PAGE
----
JCN CEO In the News: NLRB and Franchisees
This Sunday, the Telegram.com (Worcester, MA) newspaper posted an extensive article on the controversial recommendation by the National Labor Relations Board to force individual franchise business owners to become co-owned by their corporate parents, when it comes to labor complaints.
The piece featured remarks from JCN CEO leader Stephen Bienko, speaking out against the opinion:
“Stephen Bienko, who owns two Boston-area franchises of College Hunks Hauling Junk and College Hunks Moving (he covers 15 territories overall) and later this month will be on the other end of franchising, hoping to lease out the franchising rights to his new company, BinIt.
This opinion, if extended to all franchises, will make it significantly more difficult for people to start their own business.
“What that means is the cost of one lawsuit against one franchise may be spread across the other franchises or the franchiser,” Mr. Bienko said. Under the current system, he said, a hypothetical slip-and-fall outside of a McDonald’s would lead to the victim dealing directly with that individual franchise owner.
“In order to protect themselves … the franchiser is going to have to increase their costs to franchisees. They’re looking at it as one entity,” he asserted.
If the NLRB opinion becomes widespread practice or even case law, he said, it will significantly “uproot the system” that provides 18 million jobs per year and employs millions of people receiving government assistance.”
Bienko is the latest of several JCN CEO leaders who are defending economic freedom in the public arena. JCN co-founder Bernie Marcus said in an October 1 Huffington Post op-ed that this rule, if eventually adopted, threatens an entire American tradition that supports more than 750,000 franchised businesses and 18 million jobs:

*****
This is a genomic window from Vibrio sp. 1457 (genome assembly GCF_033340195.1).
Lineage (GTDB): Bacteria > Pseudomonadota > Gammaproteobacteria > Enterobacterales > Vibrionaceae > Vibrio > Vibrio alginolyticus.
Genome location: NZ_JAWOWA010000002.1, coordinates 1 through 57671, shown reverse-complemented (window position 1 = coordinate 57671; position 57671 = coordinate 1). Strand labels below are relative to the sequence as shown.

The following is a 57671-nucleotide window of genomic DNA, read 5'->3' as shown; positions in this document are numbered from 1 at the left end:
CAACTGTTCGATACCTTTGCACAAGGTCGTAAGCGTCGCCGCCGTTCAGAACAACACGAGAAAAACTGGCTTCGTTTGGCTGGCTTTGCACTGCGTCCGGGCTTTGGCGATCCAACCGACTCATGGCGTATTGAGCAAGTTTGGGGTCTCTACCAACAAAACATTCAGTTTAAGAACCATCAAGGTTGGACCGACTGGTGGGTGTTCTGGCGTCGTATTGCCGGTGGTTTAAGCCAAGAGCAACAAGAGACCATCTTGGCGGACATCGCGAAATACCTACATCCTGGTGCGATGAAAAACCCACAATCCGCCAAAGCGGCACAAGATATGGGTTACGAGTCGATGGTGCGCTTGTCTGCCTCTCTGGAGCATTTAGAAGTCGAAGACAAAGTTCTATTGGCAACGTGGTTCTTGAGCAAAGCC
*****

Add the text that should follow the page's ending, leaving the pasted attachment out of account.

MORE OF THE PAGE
“Money will go missing from employees’ paychecks, directed to a union they didn’t vote for that does little or nothing to raise their wages. Franchise ownership, a path to the American dream for aspiring entrepreneurs for over 50 years, will be cut off. Young jobseekers without work experience will find fewer entry-level opportunities at their local restaurant. In the end, only big unions benefit from this scheme.”
And in the National Review Online, JCN CEO leader, Mike Leven, President and COO of Las Vegas Sands along with Lee Habeeb stressed particular harm to minority franchise owners :
“Who will suffer the most? The little guy and gal, including over 200,000 minority-owned franchises. One out of every five franchise owners is a member of a racial minority, employing many more minority employees and often doing that employing in minority communities.”
While the NLRB considers whether this rule should be enshrined into policy, it can expect a heavy court battle from McDonalds – the primary subject of that recommendation.
In the meantime, JCN believes a well-informed public is the best defense against bad public policy. This is why JCN will relentlessly continue its vigilance in defending economic freedom and the American Dream.